As it approaches its 50th anniversary, the World Court is busier than it has ever been. It recently finished hearing the biggest case in its history in which over 40 states provided written pleas and 24 gave oral testimony. The issue at stake was whether the use or threatened use of nuclear weapons violated international law. A judgment is expected in the first week of April.
"The fact that all of the nuclear states showed up and gave opinions showed that states are willing, if it is in their interest, to appear before an international tribunal," says Duncan Currie, director of the Greenpeace legal department.
The nuclear weapons legal action was brought to the World Court, also known as the International Court of Justice (ICJ), by the United Nations General Assembly and the World Health Authority which wanted the court to render an advisory opinion on the issue.
The ICJ, which was founded in 1945, has the authority to resolve international disputes between nations or to provide advisory opinions on issues which it considers fall within the jurisdiction of the court.
"They are dealing with meaty issues," explains barrister Philippe Sands, who has been counsel at four cases at the court and lectures on international law at London University. "The court is in the spotlight – it has got to be seen to be responding."
Since its inception, the ICJ has heard cases between 45 countries. It is currently hearing a wide range of cases including ones involving the Lockerbie bombing, the diversion of the River Danube and disputes between Canadian and Spanish fishing trawlers.
One of its most significant decisions involved a recent territorial dispute between Libya and Chad, says a senior UK diplomatic source. He was impressed that both countries voluntarily participated in the hearing and willingly accepted the court's decision.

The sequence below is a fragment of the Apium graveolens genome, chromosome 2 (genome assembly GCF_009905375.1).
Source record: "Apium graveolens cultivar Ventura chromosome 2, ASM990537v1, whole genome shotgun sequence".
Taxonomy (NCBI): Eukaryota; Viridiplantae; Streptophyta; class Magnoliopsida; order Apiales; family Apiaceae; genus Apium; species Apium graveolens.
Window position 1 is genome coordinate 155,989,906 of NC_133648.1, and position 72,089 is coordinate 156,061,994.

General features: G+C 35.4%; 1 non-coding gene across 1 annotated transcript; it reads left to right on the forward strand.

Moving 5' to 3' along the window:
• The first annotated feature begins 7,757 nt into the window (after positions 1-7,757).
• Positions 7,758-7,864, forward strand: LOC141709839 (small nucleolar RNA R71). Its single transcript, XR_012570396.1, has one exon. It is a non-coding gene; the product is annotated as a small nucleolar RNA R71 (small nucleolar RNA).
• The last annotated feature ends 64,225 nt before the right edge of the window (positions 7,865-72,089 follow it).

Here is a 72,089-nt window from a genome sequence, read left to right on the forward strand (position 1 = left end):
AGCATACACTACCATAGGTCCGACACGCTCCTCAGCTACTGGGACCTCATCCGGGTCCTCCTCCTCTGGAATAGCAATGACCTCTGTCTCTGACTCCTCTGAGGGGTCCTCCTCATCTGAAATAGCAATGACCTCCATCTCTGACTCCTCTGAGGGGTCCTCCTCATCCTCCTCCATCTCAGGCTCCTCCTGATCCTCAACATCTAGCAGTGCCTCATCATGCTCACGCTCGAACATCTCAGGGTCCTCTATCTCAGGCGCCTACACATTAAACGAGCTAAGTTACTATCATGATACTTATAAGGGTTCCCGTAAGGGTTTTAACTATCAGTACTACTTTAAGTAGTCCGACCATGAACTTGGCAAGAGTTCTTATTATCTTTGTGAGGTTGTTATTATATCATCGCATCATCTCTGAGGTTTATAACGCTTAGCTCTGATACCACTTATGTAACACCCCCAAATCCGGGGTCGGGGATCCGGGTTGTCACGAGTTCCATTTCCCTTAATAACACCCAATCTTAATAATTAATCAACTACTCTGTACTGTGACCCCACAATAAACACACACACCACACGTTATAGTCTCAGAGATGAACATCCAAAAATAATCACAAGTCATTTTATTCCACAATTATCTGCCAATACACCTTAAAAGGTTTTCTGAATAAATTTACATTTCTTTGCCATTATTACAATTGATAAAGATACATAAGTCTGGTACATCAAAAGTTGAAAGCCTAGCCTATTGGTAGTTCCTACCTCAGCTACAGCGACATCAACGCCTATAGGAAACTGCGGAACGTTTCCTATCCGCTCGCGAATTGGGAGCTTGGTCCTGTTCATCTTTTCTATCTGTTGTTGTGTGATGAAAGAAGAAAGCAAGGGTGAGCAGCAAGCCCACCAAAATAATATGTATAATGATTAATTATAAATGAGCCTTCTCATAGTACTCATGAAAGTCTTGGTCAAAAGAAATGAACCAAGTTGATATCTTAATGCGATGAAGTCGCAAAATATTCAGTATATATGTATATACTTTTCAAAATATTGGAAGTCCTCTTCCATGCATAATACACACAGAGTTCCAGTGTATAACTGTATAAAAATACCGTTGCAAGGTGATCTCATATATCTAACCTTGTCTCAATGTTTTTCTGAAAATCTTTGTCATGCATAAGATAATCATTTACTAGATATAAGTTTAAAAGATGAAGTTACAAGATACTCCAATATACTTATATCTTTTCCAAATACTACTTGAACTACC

He adds: "If you go back to the bad old days of the Cold War, you can't imagine that this would have happened…The court is an institution of considerable importance to achieve peaceful and rational settlement of disputes."
The UK has also been willing to "expose itself" to the court's decisions, even when they were not in its favour and it is the only one of the five security council members which has followed all of the court's decisions.
Rosalyn Higgins, a professor of law at the London School of Economics, was recently appointed as a World Court Judge.
She explains that claims are being made "not by one group or type of states" but by small and large states alike.
She adds: "There is absolutely no doubt the court is playing a rather important role."
And those involved in the cases certainly take notice of verdicts. "Compliance rate scoring is very high and compliance is based on consent," says Higgins.
The court bases its judgments on international laws, treaties and customs, and is frequently asked to interpret on 'grey' areas of the law.
According to Professor Crawford, Whewell Professor of international law at Cambridge University, one problem encountered by the court is that "people come to it with extremely high expectations. "
He believes that so many heads of state agree to use the court to resolve their territorial disputes because "it is better to lose in court than concede as a politician".
Pierre-Marie Dupuis, professor at the University of Paris 2 Law School, acted as counsel to France in its recent disputes with New Zealand.
He argues that the World Court "does not help very much in the clarity of very specific issues".
But, Dupuis asks: "What kind of courts do states want? Are they happy with a court which takes a narrow view which counsel and others have to accept?"
Dupuis and other academics agree that "countries seem to be happy. What they first want is their case to be decided."
France was directly affected by the efforts of Greenpeace, which tried to prevent the country from testing nuclear weapons. Dupuis' impression, which is shared by many academics, is that the non-governmental organisations (NGOs) like Greenpeace will play an increasingly important role in the future of the court.
At present, only UN member states and organisations can bring cases before the court, leaving Greenpeace and its four million members without standing or jurisdiction to bring their claims.
"All sorts of NGOs are now pressing for greater recognition that NGOs are players on the world scene," says Greenpeace's Duncan Currie. He is in favour of "a tribunal that will hear claims from multinationals and NGOs".